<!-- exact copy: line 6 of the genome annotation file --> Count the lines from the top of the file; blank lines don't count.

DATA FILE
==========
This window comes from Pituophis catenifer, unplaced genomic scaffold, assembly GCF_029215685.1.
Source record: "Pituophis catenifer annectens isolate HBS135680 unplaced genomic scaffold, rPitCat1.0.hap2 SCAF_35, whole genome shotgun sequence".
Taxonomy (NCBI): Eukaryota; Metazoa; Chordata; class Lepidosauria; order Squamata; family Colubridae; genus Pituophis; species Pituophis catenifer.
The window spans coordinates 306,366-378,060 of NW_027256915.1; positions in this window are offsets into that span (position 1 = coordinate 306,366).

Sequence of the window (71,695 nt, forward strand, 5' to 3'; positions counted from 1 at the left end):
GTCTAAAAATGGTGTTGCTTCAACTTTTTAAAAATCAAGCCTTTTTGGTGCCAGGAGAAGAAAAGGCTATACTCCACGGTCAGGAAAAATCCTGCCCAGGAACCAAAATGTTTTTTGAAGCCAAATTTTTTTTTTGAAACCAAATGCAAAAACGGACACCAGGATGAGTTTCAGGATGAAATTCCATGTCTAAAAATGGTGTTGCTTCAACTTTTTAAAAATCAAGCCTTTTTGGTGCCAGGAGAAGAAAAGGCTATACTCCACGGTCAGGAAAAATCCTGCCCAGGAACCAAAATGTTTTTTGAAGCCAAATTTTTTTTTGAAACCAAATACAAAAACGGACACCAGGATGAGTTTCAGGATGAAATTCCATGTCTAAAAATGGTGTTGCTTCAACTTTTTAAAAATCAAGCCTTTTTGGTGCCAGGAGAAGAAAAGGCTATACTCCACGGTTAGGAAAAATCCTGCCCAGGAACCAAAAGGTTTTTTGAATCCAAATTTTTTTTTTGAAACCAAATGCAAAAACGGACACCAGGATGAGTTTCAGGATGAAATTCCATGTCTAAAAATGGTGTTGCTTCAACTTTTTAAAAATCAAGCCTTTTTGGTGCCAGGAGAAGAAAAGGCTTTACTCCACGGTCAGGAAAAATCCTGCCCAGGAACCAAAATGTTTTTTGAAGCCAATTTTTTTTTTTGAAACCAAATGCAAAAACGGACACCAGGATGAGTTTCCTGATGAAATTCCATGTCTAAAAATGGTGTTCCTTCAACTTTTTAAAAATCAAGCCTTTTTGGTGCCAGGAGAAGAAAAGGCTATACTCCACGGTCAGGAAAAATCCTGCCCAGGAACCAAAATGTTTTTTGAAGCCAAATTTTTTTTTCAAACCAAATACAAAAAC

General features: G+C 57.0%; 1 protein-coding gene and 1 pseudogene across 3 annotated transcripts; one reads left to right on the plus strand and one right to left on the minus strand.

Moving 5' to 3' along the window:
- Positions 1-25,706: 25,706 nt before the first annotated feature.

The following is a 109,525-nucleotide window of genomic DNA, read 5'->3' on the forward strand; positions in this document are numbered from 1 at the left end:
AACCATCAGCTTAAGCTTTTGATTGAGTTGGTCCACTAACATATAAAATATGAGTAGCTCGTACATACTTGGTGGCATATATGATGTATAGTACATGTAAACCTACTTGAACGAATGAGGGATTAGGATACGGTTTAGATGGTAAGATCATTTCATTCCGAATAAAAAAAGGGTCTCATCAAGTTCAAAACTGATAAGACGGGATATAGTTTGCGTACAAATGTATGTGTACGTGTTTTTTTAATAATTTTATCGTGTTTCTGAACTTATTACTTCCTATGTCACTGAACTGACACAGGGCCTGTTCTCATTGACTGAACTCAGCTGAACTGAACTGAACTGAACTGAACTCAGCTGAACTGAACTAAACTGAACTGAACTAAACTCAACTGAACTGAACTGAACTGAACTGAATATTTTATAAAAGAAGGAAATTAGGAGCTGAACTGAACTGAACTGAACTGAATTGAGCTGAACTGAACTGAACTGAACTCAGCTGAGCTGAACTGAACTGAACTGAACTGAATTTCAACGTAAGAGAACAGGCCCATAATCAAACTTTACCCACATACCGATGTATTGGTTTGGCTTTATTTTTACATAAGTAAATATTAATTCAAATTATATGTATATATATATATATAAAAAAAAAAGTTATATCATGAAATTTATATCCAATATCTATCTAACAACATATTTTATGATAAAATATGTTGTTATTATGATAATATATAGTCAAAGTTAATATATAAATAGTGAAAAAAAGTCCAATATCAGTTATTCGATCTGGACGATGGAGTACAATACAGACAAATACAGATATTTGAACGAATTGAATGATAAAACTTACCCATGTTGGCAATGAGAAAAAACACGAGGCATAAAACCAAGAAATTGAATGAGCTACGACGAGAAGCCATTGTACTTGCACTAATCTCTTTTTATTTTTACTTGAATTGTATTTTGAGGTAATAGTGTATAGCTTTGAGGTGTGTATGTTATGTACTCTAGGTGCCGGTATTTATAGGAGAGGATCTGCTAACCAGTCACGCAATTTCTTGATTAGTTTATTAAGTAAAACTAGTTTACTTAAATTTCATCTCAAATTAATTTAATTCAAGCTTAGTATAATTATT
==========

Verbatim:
GTCTAAAAATGGTGTTGCTTCAACTTTTTAAAAATCAAGCCTTTTTGGTGCCAGGAGAAGAAAAGGCTATACTCCACGGTCAGGAAAAATCCTGCCCAGGAACCAAAATGTTTTTTGAAGCCAAATTTTTTTTTTGAAACCAAATGCAAAAACGGACACCAGGATGAGTTTCAGGATGAAATTCCATGTCTAAAAATGGTGTTGCTTCAACTTTTTAAAAATCAAGCCTTTTTGGTGCCAGGAGAAGAAAAGGCTATACTCCACGGTCAGGAAAAATCCTGCCCAGGAACCAAAATGTTTTTTGAAGCCAAATTTTTTTTTGAAACCAAATACAAAAACGGACACCAGGATGAGTTTCAGGATGAAATTCCATGTCTAAAAATGGTGTTGCTTCAACTTTTTAAAAATCAAGCCTTTTTGGTGCCAGGAGAAGAAAAGGCTATACTCCACGGTTAGGAAAAATCCTGCCCAGGAACCAAAAGGTTTTTTGAATCCAAATTTTTTTTTTGAAACCAAATGCAAAAACGGACACCAGGATGAGTTTCAGGATGAAATTCCATGTCTAAAAATGGTGTTGCTTCAACTTTTTAAAAATCAAGCCTTTTTGGTGCCAGGAGAAGAAAAGGCTTTACTCCACGGTCAGGAAAAATCCTGCCCAGGAACCAAAATGTTTTTTGAAGCCAATTTTTTTTTTTGAAACCAAATGCAAAAACGGACACCAGGATGAGTTTCCTGATGAAATTCCATGTCTAAAAATGGTGTTCCTTCAACTTTTTAAAAATCAAGCCTTTTTGGTGCCAGGAGAAGAAAAGGCTATACTCCACGGTCAGGAAAAATCCTGCCCAGGAACCAAAATGTTTTTTGAAGCCAAATTTTTTTTTCAAACCAAATACAAAAAC